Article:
and it will be far preferable, since it will be the most truthful
expression of your own sentiments."

"I subscribe to it," said De Wardes; "but submit, gentlemen, that a
thrust of the sword through the body, as was the custom formerly, was far
better than tyranny like this."

"No, monsieur," replied Buckingham; "for the sword-thrust, when received,
was no indication that a particular person was right or wrong; it only
showed that he was more or less skillful in the use of the weapon."

"Monsieur!" exclaimed De Wardes.

"There, now," interrupted D'Artagnan, "you are going to say something
very rude, and I am rendering a service by stopping you in time."

"Is that all, monsieur?" inquired De Wardes.

"Absolutely everything," replied D'Artagnan; "and these gentlemen, as
well as myself, are quite satisfied with you."

"Believe me, monsieur, that your reconciliations are not successful."

"In what way?"

"Because, as we are now about to separate, I would wager that M. de
Bragelonne and myself are greater enemies than ever."

"You are deceived, monsieur, as far as I am concerned," returned Raoul;
"for I do not retain the slightest animosity in my heart against you."

This last blow overwhelmed De Wardes. He cast his eyes around him like a
man bewildered. D'Artagnan saluted most courteously the gentlemen who
had been present at the explanation; and every one, on leaving the room,
shook hands with him; but not one hand was held out towards De Wardes.
"Oh!" exclaimed the young man, "can I not find some one on whom to wreak
my vengeance?"

"You can, monsieur, for I am here," whispered a voice full of menace in
his ear.

De Wardes turned round, and saw the Duke of Buckingham, who, having
probably remained behind with that intention, had just approached him.
"You, monsieur?" exclaimed De Wardes.

"Yes, I! I am no subject of the king of France; I am not going to remain
on the territory, since I am about setting off for England. I have
accumulated in my heart such a mass of despair and rage, that I, too,
like yourself, need to revenge myself upon some one. I approve M.
d'Artagnan's principles profoundly, but I am not bound to apply them to
you. I am an Englishman, and, in my turn, I propose to you what you
proposed to others to no purpose. Since you, therefore, are so terribly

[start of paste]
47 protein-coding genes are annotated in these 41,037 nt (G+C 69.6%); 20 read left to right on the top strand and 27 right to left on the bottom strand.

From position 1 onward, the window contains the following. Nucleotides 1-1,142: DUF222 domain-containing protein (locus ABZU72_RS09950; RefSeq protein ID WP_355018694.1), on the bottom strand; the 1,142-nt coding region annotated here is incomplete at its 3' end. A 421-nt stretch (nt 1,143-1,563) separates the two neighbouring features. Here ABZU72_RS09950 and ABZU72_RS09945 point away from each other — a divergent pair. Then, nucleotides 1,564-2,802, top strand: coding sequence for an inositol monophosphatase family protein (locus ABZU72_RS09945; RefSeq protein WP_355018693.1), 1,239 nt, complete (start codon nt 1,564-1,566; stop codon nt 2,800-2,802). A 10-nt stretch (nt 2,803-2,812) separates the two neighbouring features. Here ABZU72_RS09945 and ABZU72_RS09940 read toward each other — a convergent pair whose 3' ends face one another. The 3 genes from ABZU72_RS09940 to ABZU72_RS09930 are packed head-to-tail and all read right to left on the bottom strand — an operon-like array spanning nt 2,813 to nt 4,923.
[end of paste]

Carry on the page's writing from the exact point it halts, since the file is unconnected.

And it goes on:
incensed, take me as a remedy. In thirty-four hours' time I shall be at
Calais. Come with me; the journey will appear shorter if together, than
if alone. We will fight, when we get there, upon the sands which are
covered by the rising tide, and which form part of the French territory
during six hours of the day, but belong to the territory of Heaven during
the other six."

"I accept willingly," said De Wardes.

"I assure you," said the duke, "that if you kill me, you will be
rendering me an infinite service."

"I will do my utmost to make myself agreeable to you, duke," said De

"It is agreed, then, that I carry you off with me?"

"I shall be at your commands. I needed some real danger and some mortal
risk to run, to tranquilize me."

"In that case, I think you have met with what you are looking for.
Farewell, M. de Wardes; to-morrow morning, my valet will tell you the
exact hour of our departure; we can travel together like two excellent
friends. I generally travel as fast as I can. Adieu."

Buckingham saluted De Wardes, and returned towards the king's apartments;
De Wardes, irritated beyond measure, left the Palais Royal, and hurried
through the streets homeward to the house where he lodged.

Chapter XXI:
Baisemeaux de Montlezun.

After the austere lesson administered to De Wardes, Athos and D'Artagnan
together descended the staircase which led to the courtyard of the Palais
Royal. "You perceive," said Athos to D'Artagnan, "that Raoul cannot,
sooner or later, avoid a duel with De Wardes, for De Wardes is as brave
as he is vicious and wicked."

"I know such fellows well," replied D'Artagnan; "I had an affair with the
father. I assure you that, although at that time I had good muscles and